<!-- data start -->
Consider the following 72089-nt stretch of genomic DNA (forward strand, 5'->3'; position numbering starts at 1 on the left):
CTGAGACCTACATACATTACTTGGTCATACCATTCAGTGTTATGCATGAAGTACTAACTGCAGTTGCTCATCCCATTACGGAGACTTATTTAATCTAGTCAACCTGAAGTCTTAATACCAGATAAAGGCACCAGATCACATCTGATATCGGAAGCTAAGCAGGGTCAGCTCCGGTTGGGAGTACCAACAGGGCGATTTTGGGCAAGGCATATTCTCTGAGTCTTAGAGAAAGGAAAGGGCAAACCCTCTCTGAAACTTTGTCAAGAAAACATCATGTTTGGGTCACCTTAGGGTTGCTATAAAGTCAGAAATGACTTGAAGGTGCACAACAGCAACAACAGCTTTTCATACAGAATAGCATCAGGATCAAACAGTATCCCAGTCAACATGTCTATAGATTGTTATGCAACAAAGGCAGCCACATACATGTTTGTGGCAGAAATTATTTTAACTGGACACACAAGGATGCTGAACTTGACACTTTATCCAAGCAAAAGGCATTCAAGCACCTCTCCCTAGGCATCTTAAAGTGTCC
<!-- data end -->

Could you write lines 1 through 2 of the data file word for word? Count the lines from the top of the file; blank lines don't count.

Consider the following 72089-nt stretch of genomic DNA (forward strand, 5'->3'; position numbering starts at 1 on the left):
CTGAGACCTACATACATTACTTGGTCATACCATTCAGTGTTATGCATGAAGTACTAACTGCAGTTGCTCATCCCATTACGGAGACTTATTTAATCTAGTCAACCTGAAGTCTTAATACCAGATAAAGGCACCAGATCACATCTGATATCGGAAGCTAAGCAGGGTCAGCTCCGGTTGGGAGTACCAACAGGGCGATTTTGGGCAAGGCATATTCTCTGAGTCTTAGAGAAAGGAAAGGGCAAACCCTCTCTGAAACTTTGTCAAGAAAACATCATGTTTGGGTCACCTTAGGGTTGCTATAAAGTCAGAAATGACTTGAAGGTGCACAACAGCAACAACAGCTTTTCATACAGAATAGCATCAGGATCAAACAGTATCCCAGTCAACATGTCTATAGATTGTTATGCAACAAAGGCAGCCACATACATGTTTGTGGCAGAAATTATTTTAACTGGACACACAAGGATGCTGAACTTGACACTTTATCCAAGCAAAAGGCATTCAAGCACCTCTCCCTAGGCATCTTAAAGTGTCC